President Donald Trump at the White House on Wednesday.

President Donald Trump at the White House on Wednesday. Credit: AP / Jacquelyn Martin

President Donald Trump, in a wide-ranging interview that aired Sunday morning on ABC, said he never would have fired special counsel Robert Mueller because the dismissal of Justice Department officials in 1973 "didn't work out too well" for former President Richard Nixon.

Trump also said he did not sit for an interview with investigators during the special counsel's investigation into Russian interference in the 2016 election, "because they were looking to get us for lies, for slight misstatements." Instead, Trump submitted written responses. "I looked at what happened to people and it was very unfair," he told ABC News anchor George Stephanopoulos.

During the interview on "This Week," Trump said he never was going to fire Mueller. "Because I watched Richard Nixon go around firing everybody, and that didn't work out too well," Trump said.

In October 1973, Nixon ordered Attorney General Elliot Richardson to fire Watergate special prosecutor Archibald Cox. He refused to carry out the order and resigned. Then, Nixon ordered Deputy Attorney General William Ruckelshaus to fire Cox. Ruckelshaus refused and was dismissed. Solicitor General Robert Bork then carried out the order. In less than a year, Nixon himself resigned.

Trump said Article II of the U.S. Constitution, which establishes the executive branch, "allows me to do whatever I want. Article II would have allowed me to fire him."

Trump also told Stephanopoulos that former President Barack Obama "must have known" about a "setup" to prevent him from becoming president. "I would say that he certainly must have known about it because it went very high up in the chain. But you're going find that out. I'm not going make that statement quite yet. But I would say that President Obama had to know about it," Trump said.

Asked by Stephanopoulos about a statement signed by more than 1,000 ex-prosecutors who said Trump wasn't indicted because of Justice Department opinion that presidents cannot be charged criminally while in office, Trump responded: "They're politicians. I could get you 5,000 that would also say that there's nothing. You know, I — I saw their names. And these are all — many of them are Trump haters. Many of them if you look at the names."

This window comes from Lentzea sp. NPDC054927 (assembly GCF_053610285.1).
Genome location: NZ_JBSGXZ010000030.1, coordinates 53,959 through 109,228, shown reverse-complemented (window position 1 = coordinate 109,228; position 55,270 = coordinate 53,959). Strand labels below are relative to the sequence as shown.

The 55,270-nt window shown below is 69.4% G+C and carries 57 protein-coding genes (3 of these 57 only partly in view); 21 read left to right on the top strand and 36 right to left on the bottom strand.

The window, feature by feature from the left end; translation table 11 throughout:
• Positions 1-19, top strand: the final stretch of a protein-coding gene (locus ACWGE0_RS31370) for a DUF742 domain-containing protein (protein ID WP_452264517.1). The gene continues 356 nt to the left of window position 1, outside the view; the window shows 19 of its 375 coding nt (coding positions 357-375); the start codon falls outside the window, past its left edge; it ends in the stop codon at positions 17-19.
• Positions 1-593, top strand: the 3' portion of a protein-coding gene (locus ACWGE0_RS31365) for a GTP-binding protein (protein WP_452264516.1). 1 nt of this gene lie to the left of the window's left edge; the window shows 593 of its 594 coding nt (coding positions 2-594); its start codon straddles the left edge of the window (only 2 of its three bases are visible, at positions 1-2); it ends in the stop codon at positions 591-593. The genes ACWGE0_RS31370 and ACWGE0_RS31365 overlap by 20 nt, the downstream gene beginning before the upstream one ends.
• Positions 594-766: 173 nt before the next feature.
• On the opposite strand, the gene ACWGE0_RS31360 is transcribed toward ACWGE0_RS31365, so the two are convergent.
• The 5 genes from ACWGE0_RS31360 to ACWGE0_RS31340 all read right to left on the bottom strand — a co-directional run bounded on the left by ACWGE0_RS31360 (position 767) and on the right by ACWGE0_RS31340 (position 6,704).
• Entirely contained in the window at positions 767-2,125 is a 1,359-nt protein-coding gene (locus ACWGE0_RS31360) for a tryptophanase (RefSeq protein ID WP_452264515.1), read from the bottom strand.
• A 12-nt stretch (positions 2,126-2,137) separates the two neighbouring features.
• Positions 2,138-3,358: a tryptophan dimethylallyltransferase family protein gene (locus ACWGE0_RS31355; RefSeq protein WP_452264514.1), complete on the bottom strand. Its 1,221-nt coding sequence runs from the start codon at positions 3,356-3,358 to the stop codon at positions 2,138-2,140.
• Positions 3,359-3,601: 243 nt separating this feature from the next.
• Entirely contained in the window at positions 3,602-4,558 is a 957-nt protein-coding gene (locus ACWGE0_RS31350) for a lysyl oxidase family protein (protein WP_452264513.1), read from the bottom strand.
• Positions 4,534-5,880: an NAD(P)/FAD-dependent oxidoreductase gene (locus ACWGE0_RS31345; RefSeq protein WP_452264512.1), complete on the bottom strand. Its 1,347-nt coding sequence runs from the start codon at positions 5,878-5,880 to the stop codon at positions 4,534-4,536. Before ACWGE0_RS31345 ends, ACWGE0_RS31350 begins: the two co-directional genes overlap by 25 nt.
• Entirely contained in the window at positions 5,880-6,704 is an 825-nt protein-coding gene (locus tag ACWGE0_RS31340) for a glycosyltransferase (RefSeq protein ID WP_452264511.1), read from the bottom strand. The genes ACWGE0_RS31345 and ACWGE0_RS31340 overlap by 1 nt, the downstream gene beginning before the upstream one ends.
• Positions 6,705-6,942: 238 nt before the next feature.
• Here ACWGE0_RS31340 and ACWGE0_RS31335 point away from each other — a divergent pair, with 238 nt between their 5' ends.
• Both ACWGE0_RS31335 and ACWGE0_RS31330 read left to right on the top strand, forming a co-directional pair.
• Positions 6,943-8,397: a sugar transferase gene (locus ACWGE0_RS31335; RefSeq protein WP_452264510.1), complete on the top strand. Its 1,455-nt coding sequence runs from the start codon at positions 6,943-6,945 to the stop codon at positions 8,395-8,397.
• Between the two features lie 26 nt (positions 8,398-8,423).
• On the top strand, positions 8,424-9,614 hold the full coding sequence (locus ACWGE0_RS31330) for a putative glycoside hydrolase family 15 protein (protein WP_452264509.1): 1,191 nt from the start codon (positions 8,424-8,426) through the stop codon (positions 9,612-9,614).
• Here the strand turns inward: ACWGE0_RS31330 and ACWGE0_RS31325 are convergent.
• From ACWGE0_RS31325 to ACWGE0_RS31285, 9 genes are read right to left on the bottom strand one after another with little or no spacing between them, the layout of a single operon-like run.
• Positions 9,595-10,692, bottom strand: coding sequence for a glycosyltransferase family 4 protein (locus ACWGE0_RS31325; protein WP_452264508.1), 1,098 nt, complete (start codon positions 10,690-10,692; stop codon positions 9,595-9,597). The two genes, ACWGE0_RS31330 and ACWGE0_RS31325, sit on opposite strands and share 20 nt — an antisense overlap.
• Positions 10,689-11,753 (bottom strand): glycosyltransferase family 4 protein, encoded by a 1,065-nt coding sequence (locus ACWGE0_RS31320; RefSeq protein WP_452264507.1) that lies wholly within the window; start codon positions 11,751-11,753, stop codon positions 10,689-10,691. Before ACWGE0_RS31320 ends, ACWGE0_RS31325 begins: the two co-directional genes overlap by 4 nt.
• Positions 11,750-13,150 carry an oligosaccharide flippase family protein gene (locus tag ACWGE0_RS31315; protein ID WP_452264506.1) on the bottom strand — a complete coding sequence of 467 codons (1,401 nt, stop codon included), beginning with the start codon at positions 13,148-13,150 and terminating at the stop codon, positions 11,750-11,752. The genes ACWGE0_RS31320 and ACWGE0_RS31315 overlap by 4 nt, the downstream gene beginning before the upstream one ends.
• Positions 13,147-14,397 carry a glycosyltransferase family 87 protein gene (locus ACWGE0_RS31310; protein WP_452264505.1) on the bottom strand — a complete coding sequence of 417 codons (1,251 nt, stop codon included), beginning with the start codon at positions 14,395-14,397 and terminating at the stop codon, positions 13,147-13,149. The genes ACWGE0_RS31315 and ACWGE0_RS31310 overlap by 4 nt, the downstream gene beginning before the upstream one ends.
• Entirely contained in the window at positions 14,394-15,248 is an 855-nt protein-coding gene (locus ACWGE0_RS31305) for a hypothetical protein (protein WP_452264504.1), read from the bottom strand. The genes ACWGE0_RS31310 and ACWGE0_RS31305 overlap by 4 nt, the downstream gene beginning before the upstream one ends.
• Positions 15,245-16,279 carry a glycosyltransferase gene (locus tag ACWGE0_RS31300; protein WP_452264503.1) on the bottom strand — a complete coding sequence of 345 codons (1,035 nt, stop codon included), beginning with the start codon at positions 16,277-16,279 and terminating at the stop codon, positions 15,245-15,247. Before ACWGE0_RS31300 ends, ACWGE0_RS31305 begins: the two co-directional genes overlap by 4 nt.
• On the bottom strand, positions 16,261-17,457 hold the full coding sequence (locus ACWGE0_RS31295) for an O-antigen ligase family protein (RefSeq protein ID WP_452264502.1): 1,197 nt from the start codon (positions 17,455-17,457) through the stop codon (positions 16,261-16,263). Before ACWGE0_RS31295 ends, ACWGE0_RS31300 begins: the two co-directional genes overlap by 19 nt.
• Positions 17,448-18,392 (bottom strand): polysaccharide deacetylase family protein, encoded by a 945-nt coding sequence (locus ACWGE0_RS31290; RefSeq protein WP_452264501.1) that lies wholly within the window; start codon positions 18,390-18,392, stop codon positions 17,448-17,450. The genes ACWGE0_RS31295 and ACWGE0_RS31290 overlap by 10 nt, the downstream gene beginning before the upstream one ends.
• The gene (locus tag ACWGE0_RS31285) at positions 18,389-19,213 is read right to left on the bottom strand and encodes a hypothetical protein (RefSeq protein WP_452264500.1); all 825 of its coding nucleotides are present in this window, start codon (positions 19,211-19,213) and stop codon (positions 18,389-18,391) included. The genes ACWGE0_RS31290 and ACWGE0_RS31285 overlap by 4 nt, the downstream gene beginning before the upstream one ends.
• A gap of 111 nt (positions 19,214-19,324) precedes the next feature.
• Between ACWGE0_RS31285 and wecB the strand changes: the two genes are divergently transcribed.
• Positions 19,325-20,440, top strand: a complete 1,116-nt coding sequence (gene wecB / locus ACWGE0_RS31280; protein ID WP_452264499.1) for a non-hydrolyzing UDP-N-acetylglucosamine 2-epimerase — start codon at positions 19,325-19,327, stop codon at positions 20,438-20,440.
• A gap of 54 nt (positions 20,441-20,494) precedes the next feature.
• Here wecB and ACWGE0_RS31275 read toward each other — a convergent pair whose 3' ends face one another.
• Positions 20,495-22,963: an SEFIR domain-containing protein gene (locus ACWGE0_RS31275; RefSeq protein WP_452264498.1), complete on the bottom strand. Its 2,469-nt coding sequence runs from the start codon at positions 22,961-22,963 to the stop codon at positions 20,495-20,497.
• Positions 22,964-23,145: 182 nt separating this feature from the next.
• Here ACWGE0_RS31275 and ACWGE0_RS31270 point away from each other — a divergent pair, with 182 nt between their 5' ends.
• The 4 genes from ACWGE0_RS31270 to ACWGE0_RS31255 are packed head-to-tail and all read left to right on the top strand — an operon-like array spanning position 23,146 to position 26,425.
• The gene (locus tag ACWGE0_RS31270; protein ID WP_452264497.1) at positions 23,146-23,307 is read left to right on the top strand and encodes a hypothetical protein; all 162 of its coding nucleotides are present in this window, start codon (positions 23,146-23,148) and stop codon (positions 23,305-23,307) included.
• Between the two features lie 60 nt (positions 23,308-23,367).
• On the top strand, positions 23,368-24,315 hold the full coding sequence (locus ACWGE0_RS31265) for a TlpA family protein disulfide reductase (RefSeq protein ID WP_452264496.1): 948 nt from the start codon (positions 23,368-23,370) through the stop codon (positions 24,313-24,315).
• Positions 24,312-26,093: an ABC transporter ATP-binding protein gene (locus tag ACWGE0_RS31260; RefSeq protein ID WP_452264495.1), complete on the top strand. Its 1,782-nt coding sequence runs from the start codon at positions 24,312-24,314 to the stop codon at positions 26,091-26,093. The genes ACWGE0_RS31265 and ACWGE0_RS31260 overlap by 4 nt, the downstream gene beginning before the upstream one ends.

Trump said that the Mueller report bothers him so much "because it's untrue. I like the truth. You know, I'm actually a very honest guy. If I thought they were correct, I wouldn't be complaining at all. I understand that. It's like the witch hunt that goes on," he said.

Asked by Stephanopoulos "if someone else offers you information on opponents, should they accept it or should they call the FBI?" Trump responded, "I think maybe you do both. I think you might want to listen. I don't — there's nothing wrong with listening. If somebody called from a country, Norway, 'We have information on your opponent.' Oh, I think I'd want to hear it."

Asked about the prospect of impeachment, Trump said, "The Republicans in the Senate, every single one of them that I see know this is a witch hunt. They get it a hundred percent. And that's what matters."

He added that "the Democrats are going do it only because they might think it helps them. I think it actually hurts them in the election. But there's never been a time in the history of our country where somebody was so mistreated as I have been. And this should never, ever be allowed to happen to another president again."

Also Sunday, Rep. Alexandria Ocasio-Cortez (D-Bronx/Queens) told ABC News' Jonathan Karl on "This Week" that "every day that passes the pressure to impeach grows and I think that it’s justifiable, I think the evidence continues to come in and I believe that with the president now saying that he is willing to break the law to win reelection, that — that goes — that transcends partisanship, it transcends party lines and this is now about the rule of law in the United States of America."

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